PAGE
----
"She is not coming today," he says, talking with one family member after another.
The case aide waiting with him from the International Rescue Committee just told him his older sister's flight from Chicago was canceled.
The hot meal waiting for her in nearby Clarkston, known to some as the Ellis Island of Georgia because of the large number of refugees who land there, will have to wait. Fried chicken and rice. "Delicious, spicy food," he says — the kind of meal that will make his sister feel at home, even more than 8,000 miles away from their native Bhutan.
It was only two days ago that she called from Kathmandu and told him she was moving from Nepal to America with her husband and two sons.
"She was so excited," he says. He could hear it in her voice.
He's excited, too. He hasn't seen her in more than two years. He can't wait to talk to her about how old friends left behind in the Beldangi 2 camp in eastern Nepal are doing.
Tens of thousands of Bhutanese refugees live in Nepalese camps. But nearly 80,000 have left in the past six years as part of a resettlement push to move them into better living conditions.
Now — finally — his sister is among them. And he'll come back to the airport tomorrow to welcome her.
Standing here, watching passengers stream by, he remembers the day he first came to Atlanta more than two years ago on a flight from New York after leaving Nepal. The memory of the airport is still fresh in his mind. "So many people," he says.
He smiles, thinking of the way his life began to change that day, the way his sister's life will change now, too. For him, the difference between life in the United States and Nepal is clear.
"It's just like heaven," he says, "and hell."
A sign of love -- 11:59 p.m.
John Mann slumps next to a trash can in the back of the roped-off arrivals area, fiddling with his cell phone. Traffic flowed better than expected, and now he's stuck with time to kill, waiting with a bright orange poster on his lap.
"Welcome Home Susie," it says, with "I ♥ U!" scribbled in one corner.
John first met Susie when they were 9 years old, performing in a school production of "Alice in Wonderland."
She was Alice. He was the Cheshire Cat.
Decades later and a continent apart, they reconnected on Facebook. They started talking every night, then visiting each other on weekends. She moved to Seattle, where he lived. He proposed to her on Super Bowl Sunday in 2010, hanging a sign over the fireplace that said "Will You Marry Me?" She said yes.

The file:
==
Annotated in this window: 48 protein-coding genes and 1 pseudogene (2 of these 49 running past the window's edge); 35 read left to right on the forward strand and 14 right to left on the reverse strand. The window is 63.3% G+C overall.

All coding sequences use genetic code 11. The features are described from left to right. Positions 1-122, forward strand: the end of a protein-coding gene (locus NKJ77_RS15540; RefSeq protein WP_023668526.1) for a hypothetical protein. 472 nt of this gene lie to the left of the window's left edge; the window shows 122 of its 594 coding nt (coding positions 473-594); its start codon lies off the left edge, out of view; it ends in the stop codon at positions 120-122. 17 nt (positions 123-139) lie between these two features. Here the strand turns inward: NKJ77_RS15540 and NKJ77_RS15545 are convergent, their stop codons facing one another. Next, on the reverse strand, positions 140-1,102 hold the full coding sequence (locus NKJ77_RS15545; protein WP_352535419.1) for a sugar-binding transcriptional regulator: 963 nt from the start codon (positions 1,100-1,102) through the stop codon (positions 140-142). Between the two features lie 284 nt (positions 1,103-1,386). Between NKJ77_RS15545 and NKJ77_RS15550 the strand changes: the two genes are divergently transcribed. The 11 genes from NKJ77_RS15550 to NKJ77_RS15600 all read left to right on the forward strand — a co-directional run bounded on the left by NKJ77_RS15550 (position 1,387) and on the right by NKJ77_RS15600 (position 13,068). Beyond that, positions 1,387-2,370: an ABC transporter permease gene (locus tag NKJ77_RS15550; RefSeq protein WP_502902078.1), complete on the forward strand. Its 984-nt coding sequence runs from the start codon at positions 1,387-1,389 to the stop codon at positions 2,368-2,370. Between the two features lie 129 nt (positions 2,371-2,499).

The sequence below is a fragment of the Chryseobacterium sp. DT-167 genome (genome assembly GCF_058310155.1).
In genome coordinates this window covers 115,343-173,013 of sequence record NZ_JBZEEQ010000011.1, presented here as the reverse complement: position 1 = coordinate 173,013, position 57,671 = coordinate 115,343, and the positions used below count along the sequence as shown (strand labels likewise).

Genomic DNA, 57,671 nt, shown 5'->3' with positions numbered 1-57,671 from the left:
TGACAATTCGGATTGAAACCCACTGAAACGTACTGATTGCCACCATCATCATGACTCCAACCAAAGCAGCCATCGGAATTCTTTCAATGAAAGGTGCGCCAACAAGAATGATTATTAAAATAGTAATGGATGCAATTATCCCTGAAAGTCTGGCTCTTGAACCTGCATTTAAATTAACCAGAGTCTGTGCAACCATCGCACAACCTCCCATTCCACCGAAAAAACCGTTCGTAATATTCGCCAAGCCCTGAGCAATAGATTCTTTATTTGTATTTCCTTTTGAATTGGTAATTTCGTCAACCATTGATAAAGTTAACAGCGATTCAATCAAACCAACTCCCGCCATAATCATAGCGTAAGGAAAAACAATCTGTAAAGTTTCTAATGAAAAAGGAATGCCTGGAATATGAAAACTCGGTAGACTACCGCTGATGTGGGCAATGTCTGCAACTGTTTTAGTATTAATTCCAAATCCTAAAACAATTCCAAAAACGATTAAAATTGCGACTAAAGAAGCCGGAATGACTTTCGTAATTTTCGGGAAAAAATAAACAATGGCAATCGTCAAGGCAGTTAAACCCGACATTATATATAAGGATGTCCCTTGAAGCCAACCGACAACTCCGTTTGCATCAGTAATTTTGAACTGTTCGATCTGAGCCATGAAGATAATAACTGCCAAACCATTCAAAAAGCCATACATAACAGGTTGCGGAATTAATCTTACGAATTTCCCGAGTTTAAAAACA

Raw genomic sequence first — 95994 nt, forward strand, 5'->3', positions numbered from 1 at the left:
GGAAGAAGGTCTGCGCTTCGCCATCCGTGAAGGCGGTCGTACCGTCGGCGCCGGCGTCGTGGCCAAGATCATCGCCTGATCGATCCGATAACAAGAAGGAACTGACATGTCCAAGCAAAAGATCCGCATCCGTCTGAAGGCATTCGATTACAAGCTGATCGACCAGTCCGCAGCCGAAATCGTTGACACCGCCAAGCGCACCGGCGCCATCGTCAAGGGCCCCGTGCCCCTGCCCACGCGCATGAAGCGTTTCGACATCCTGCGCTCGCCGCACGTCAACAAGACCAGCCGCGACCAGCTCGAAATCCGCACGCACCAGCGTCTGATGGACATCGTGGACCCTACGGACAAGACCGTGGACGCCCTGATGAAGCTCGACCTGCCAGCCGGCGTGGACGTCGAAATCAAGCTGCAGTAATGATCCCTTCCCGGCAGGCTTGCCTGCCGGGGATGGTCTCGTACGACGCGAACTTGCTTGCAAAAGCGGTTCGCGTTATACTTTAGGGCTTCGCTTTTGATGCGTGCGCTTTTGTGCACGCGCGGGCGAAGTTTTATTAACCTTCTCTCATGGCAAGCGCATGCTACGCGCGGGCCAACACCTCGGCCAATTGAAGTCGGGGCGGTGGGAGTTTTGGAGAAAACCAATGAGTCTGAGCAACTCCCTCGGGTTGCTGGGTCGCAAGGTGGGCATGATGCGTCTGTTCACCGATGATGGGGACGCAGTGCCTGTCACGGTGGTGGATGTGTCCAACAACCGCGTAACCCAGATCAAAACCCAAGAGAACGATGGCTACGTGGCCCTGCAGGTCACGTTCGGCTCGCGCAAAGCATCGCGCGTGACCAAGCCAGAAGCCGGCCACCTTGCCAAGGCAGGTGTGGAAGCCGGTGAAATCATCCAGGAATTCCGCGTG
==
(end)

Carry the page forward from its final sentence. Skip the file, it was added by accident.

They're married now, and they haven't been apart long. Susie's been away from their suburban Atlanta home for just a few days, helping her mom move to Houston. But John knows it's been a tough week, and he wants to make her smile.
This sort of moment plays out at all hours in the world's busiest airport. Amid the rush, the chaos, the flow of foot traffic, there are anticipated reunions, dreaded farewells and human exchanges — big and small — while people wait.
Susie had always wanted someone to hold up a sign for her at the airport. But John never had the courage. She is a trained singer and actress, the one who really knows how to shine onstage. He is a software developer — more of a behind-the-scenes guy. But yesterday, John decided he'd put himself out there. A kit of glitter and glue sticks and cut-out letters later, here he is.
"Making it was easy," he says, "but walking through the airport with it wasn't."
People stare. He avoids the glances and looks down at his phone.
Around 11:45 p.m., he checks online and sees that Southwest Flight 51 has landed. He springs into position, planting himself at the front of the arrivals waiting area. He props up the sign with one hand and stares intently at the escalators that bring throngs of passengers to baggage claim daily.
It's nearly midnight, though, and the escalators -- earlier packed with people -- now roll up mostly empty. There's a man in a business suit, a couple who look lost, but no sign of Susie.
John looks at his phone again, then gazes off in the distance, toward an empty gift shop.
Suddenly a sea of people surges up the escalators.
Susie steps off and wanders to the right, scanning the scattered clumps of people in front of her. Seeing no familiar faces, she turns to the left, walking a few steps forward.
The bright orange sign catches her eye, and she stops in her tracks. John is looking the other way.
But in a matter of seconds, their eyes meet. John flashes a Cheshire Cat grin. He stands up, looking proud. She walks toward him, beaming.
"I made your sign," he says. "I love you."
HOW IT WORKS
They're the invisible part of the airport, rarely seen but making it tick: They clear planes for takeoff, track storms, handle baggage, fuel aircraft and make sure that package you ordered online gets to your doorstep on time. Once you meet them, you'll never look at an airport the same way again.
The Plane Train takes a nap -- 3:36 a.m.
This is one of the few hours when the sweltering tunnel is relatively quiet. Usually it's a nonstop blur.
As many as 11 trains — each consisting of four 18-ton cars — shuttle about 235,000 passengers a day from terminals to concourses to baggage claim and back in a matter of minutes.
For now, the Plane Train is down for its nightly inspection.
That's when workers scour 4 miles of track for loose fixtures, faulty doors or the occasional cell phones, Barbie dolls or car keys dropped between platforms and trains.